6 Steps to Transform A Character in Two Hours

In the story Tried & True, written by Guy Cote and me, the film opens with the protagonist or Hero being trapped in a form of slavery that is perceived as freedom. By the end of the film, he had become his own free man. To move him from slavery in Act 1 to freedom in Act 3, we had to take him through several developmental stages. Hopefully this process will help other filmmakers achieve the same transformation of a character in two hours.

I will use the ABCs & D of Transformation. When you read through my steps, consider this chart:

START     A     B     C     D     END

STEP 1: Determine the positive trait you want for the protagonist by the end of the film. Write that trait down under letter A. For our story I wrote, “Freedom”.

STEP 2: Determine the opposite, or the contradiction of that trait, and write it down under letter C. I wrote, “Slavery”.

STEP 3: Determine what is half way between A and C and write the word down under B. I wrote, “Restraint”.

STEP 4: Determine what the double negative of C is and write it down under D. I wrote, “Slavery perceived as Freedom”. This is the double negative because nothing is worse than being a slave, except for being one without knowing it. Then again, self-enslavement might be worse.

STEP 5: Align the ABCs & D in reverse order of the story.

STEP 6: Write the character development traits into the story. Since each act is about 25 pages, you can spread out your development of each condition within the 25 pages. The idea is to take the character from their worst state to their best state in 25 page increments.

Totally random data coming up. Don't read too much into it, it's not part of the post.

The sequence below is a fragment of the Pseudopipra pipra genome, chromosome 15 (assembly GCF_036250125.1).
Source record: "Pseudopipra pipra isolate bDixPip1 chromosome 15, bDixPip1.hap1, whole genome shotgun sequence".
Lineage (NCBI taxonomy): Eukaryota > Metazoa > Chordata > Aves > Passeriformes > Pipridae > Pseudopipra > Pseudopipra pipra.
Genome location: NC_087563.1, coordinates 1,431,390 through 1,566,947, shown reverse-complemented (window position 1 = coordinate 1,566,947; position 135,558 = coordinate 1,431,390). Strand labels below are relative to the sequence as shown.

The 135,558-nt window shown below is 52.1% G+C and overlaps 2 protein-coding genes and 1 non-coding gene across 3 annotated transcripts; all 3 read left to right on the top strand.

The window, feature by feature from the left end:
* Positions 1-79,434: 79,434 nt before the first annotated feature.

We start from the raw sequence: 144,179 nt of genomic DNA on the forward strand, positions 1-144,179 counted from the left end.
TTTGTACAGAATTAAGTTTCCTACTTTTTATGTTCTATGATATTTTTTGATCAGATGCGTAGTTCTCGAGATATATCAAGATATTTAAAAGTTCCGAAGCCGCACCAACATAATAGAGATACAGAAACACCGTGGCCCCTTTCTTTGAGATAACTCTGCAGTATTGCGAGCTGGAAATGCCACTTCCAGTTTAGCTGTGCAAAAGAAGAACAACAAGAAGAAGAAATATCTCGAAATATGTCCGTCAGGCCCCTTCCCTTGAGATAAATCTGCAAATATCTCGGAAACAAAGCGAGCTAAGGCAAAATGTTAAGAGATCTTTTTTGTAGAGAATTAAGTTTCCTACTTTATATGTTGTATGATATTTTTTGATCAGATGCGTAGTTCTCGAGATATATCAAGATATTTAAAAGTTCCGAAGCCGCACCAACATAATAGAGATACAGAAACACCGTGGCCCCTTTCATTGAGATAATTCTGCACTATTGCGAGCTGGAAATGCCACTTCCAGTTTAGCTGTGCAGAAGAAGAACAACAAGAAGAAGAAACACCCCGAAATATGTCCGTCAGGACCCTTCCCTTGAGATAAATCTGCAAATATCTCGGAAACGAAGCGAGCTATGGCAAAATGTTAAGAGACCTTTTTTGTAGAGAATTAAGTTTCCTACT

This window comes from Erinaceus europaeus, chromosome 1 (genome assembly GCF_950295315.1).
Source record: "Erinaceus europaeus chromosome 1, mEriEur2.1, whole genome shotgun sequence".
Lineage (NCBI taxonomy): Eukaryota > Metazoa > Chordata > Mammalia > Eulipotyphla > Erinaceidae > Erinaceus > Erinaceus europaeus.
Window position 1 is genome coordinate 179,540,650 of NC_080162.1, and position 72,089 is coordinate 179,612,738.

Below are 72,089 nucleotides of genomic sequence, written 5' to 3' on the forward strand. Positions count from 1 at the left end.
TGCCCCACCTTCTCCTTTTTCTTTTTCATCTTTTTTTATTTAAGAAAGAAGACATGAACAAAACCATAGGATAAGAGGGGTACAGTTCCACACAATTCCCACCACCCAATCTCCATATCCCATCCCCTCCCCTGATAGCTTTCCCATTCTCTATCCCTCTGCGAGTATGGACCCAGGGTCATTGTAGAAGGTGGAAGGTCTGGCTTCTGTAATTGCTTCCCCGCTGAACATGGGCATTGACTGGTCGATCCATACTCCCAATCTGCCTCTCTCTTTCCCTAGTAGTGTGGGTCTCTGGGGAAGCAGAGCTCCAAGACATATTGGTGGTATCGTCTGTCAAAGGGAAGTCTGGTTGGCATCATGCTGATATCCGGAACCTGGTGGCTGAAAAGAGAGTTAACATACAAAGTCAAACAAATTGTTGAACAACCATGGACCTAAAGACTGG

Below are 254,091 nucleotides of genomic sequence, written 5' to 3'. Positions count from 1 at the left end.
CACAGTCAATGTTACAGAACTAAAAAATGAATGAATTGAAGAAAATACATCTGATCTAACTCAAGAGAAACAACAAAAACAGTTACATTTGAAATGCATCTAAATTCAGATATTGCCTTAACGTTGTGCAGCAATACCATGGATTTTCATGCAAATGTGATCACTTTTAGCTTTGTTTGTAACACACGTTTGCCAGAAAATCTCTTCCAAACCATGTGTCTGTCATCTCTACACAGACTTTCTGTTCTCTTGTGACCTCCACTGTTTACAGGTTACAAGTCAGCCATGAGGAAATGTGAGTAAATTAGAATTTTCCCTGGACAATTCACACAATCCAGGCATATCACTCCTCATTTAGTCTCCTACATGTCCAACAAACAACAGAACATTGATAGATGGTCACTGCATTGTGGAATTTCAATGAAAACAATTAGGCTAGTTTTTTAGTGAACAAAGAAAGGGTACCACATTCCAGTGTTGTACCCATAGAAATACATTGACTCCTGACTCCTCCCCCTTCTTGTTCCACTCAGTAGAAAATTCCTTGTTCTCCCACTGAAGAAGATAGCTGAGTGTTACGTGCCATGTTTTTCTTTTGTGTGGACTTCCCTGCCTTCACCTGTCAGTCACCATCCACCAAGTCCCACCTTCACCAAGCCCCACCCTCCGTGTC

My character went from:

In Act 1 of Tried & True, the Hero is a man who enjoys woman and drinks. It is his choice lifestyle because it is the opposite of what his father does, or so he thinks. What he doesn’t realize is that the lifestyle controls him. In Act 2A the Hero finds himself struggling to solve his problems and finds that he is drawn or hooked, like a slave, to women and drinks for a quick temporary fix, but is redirected by the Heroine of the story, which helps his character to grow.

In Act 2B, the Hero doesn’t need anyone’s help to realize that women and drinks don’t solve his problem and he decides to restrain himself from returning to that path. By Act 3, the Hero has become a new man who faces his struggles head on and no longer has a need for women or drinks. In his freedom, the Hero finds true love and happiness.

© 2012 by CJ Powers
All Rights Reserved.